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Underground mines vs. surface mines

When we think of the word ‘mining’, images of dark cramped corridors cut through the rock deep beneath the earth’s surface come to our mind. However, this is but one form of mining called ‘underground mining’. “But isn’t all mining obviously done underground?”, you say. No indeed! There are three other types of mining. Let’s discuss… Keep reading >>


What is the difference between landscape decorative rock and aggregate rock?

When you think of aggregate, think about gravel bits inside concrete, gravel bases under a patio or walkway, and sand/pebbles/gravel under a road or gravel under a drainage system (such as a French drain). It’s a construction material that is used for structure, building, it is a ‘filler’… Keep reading >>


11 Interesting facts about metals & minerals!

Before we start, let’s clarify the difference between the two, so as to address any confusions. According to icmm.com: “Minerals are solid, naturally occurring inorganic substances found in the Earth’s crust. They have a unique chemical composition and crystal structure… Keep reading >>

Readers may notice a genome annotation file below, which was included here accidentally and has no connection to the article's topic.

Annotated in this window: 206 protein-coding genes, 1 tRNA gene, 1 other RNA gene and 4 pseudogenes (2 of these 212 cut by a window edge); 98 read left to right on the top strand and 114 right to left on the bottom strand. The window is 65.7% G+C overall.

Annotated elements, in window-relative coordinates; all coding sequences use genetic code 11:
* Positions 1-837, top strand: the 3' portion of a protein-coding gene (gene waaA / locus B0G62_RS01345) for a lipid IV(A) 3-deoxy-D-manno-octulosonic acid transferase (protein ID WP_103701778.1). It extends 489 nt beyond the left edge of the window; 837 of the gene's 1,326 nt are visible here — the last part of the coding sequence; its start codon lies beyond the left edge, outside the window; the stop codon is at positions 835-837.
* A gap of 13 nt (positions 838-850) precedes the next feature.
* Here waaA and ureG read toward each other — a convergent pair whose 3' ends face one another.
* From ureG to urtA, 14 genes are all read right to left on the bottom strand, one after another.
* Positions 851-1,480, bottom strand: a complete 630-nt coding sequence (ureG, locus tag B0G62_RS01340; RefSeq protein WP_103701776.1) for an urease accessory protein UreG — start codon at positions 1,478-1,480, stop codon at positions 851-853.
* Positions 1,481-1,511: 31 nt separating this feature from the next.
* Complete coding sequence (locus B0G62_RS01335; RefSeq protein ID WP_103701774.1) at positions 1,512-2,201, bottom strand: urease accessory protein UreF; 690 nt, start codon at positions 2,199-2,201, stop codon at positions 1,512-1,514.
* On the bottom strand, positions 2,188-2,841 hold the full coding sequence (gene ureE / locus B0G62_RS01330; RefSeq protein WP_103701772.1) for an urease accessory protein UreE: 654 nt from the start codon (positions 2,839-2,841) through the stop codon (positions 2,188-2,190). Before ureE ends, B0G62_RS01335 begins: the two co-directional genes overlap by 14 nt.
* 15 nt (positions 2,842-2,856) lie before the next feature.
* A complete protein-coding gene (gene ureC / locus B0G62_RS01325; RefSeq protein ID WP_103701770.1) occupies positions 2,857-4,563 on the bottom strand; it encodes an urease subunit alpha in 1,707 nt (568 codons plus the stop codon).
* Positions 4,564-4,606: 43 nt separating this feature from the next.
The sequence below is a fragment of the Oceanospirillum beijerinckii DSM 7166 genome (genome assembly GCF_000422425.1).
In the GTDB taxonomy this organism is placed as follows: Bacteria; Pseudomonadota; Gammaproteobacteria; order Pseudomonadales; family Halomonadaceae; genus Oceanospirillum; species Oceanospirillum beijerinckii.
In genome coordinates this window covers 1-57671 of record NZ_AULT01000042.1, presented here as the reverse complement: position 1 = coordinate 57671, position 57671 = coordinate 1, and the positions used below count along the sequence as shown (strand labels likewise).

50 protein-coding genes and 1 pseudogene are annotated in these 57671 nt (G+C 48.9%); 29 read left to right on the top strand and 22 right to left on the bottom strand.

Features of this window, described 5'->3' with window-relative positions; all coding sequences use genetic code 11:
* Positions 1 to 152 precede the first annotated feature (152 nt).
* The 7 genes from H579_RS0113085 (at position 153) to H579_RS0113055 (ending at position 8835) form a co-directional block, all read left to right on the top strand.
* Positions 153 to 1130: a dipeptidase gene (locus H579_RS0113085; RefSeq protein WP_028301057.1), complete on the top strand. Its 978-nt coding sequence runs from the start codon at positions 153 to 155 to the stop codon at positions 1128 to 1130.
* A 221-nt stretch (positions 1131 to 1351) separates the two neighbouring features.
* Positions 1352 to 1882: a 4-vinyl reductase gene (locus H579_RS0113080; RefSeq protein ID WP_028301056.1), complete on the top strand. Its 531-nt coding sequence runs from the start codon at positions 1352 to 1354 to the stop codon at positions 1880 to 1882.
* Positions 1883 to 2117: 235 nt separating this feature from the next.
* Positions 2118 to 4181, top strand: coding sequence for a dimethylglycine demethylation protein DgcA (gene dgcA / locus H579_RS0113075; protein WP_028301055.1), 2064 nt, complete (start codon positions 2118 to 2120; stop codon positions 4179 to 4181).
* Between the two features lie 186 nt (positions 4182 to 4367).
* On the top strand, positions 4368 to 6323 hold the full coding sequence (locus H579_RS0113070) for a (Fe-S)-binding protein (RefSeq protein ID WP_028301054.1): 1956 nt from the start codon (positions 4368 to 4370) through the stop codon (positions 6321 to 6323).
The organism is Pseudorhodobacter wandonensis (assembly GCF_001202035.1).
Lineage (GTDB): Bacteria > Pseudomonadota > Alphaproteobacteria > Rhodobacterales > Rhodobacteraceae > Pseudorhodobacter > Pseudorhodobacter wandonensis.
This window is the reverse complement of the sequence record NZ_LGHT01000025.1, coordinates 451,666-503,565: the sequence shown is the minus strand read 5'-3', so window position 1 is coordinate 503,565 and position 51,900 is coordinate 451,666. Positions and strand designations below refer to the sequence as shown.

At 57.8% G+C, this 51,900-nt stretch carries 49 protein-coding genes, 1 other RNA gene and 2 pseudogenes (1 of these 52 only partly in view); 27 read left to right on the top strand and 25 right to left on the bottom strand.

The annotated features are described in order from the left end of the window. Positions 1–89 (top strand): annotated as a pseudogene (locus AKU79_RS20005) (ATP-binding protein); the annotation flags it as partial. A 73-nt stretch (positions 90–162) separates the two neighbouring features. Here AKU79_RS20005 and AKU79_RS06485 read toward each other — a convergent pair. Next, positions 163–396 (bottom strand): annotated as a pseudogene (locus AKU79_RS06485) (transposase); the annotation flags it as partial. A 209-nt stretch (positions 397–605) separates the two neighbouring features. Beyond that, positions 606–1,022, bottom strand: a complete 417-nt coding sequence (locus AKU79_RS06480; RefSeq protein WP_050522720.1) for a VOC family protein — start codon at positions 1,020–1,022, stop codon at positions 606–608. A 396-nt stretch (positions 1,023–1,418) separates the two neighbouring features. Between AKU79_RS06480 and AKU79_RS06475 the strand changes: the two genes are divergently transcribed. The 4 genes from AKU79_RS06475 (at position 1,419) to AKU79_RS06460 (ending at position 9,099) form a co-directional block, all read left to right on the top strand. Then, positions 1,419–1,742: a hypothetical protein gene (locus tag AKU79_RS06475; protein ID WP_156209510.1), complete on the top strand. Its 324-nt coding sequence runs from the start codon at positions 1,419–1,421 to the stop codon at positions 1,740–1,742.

What is specialty decorative rock?

Typically, when you think about landscape rock you think of massive applications like shoring river banks with rip rap, crushed rock on the grounds of a property, and… Keep reading >>


Making a low-water flower bed [xeriscaped]

Well, the reasons are legion! We did a whole article on the laws in California and how home-owners are making the switch from water-guzzling lawns to low-water, environmentally friendly options, check it out here… Keep reading >>


What is diamond mix?

Diamond mix is a 100% (with no additives) mixture composed of sand and clay (usually red) used in landscaping applications. The exact ratio of our mix is a well-kept… Keep reading >>


How does blast mining work?

The most common way to get rock from the ground or mountains is by blasting and drilling. There are some locations where there are literal mounds of lose rock (that have formed naturally) but these are not as common, and when they do form there is not enough in quantity to supply all the area’s construction needs… Keep reading >>


Introduction to riprap

Riprap is large rock used for erosion protection along shore lines, stream banks, under bridges, and wherever there are embankments where soil/sod might erode due to continued contact with water or wind… Keep reading >>